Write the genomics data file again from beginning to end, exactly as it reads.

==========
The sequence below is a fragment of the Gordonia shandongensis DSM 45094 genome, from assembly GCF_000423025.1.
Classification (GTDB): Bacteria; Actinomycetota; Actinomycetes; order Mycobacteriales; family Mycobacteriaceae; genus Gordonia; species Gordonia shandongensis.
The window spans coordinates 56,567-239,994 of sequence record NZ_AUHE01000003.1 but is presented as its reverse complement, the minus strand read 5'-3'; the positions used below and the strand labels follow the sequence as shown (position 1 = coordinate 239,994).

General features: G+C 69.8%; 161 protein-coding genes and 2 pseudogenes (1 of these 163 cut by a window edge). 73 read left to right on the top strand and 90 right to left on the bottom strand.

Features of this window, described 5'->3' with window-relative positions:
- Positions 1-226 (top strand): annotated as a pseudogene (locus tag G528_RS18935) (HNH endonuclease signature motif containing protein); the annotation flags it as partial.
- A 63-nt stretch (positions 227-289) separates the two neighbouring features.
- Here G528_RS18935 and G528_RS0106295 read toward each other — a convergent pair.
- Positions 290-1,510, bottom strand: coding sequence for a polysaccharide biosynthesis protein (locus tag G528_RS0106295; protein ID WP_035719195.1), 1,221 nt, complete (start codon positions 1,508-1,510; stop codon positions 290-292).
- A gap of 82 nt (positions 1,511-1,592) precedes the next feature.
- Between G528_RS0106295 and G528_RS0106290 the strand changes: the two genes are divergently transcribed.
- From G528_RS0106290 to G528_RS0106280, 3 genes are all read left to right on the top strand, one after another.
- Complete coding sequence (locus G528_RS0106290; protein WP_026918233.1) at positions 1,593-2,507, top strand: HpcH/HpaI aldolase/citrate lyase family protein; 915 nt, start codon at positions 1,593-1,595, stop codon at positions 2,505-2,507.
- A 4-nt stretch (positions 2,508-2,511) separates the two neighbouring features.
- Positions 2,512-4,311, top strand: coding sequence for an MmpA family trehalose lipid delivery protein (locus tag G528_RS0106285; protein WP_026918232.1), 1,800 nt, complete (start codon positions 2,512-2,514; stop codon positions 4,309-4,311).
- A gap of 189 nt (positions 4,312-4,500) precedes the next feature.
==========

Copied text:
The sequence below is a fragment of the Gordonia shandongensis DSM 45094 genome, from assembly GCF_000423025.1.
Classification (GTDB): Bacteria; Actinomycetota; Actinomycetes; order Mycobacteriales; family Mycobacteriaceae; genus Gordonia; species Gordonia shandongensis.
The window spans coordinates 56,567-239,994 of sequence record NZ_AUHE01000003.1 but is presented as its reverse complement, the minus strand read 5'-3'; the positions used below and the strand labels follow the sequence as shown (position 1 = coordinate 239,994).

General features: G+C 69.8%; 161 protein-coding genes and 2 pseudogenes (1 of these 163 cut by a window edge). 73 read left to right on the top strand and 90 right to left on the bottom strand.

Features of this window, described 5'->3' with window-relative positions:
- Positions 1-226 (top strand): annotated as a pseudogene (locus tag G528_RS18935) (HNH endonuclease signature motif containing protein); the annotation flags it as partial.
- A 63-nt stretch (positions 227-289) separates the two neighbouring features.
- Here G528_RS18935 and G528_RS0106295 read toward each other — a convergent pair.
- Positions 290-1,510, bottom strand: coding sequence for a polysaccharide biosynthesis protein (locus tag G528_RS0106295; protein ID WP_035719195.1), 1,221 nt, complete (start codon positions 1,508-1,510; stop codon positions 290-292).
- A gap of 82 nt (positions 1,511-1,592) precedes the next feature.
- Between G528_RS0106295 and G528_RS0106290 the strand changes: the two genes are divergently transcribed.
- From G528_RS0106290 to G528_RS0106280, 3 genes are all read left to right on the top strand, one after another.
- Complete coding sequence (locus G528_RS0106290; protein WP_026918233.1) at positions 1,593-2,507, top strand: HpcH/HpaI aldolase/citrate lyase family protein; 915 nt, start codon at positions 1,593-1,595, stop codon at positions 2,505-2,507.
- A 4-nt stretch (positions 2,508-2,511) separates the two neighbouring features.
- Positions 2,512-4,311, top strand: coding sequence for an MmpA family trehalose lipid delivery protein (locus tag G528_RS0106285; protein WP_026918232.1), 1,800 nt, complete (start codon positions 2,512-2,514; stop codon positions 4,309-4,311).
- A gap of 189 nt (positions 4,312-4,500) precedes the next feature.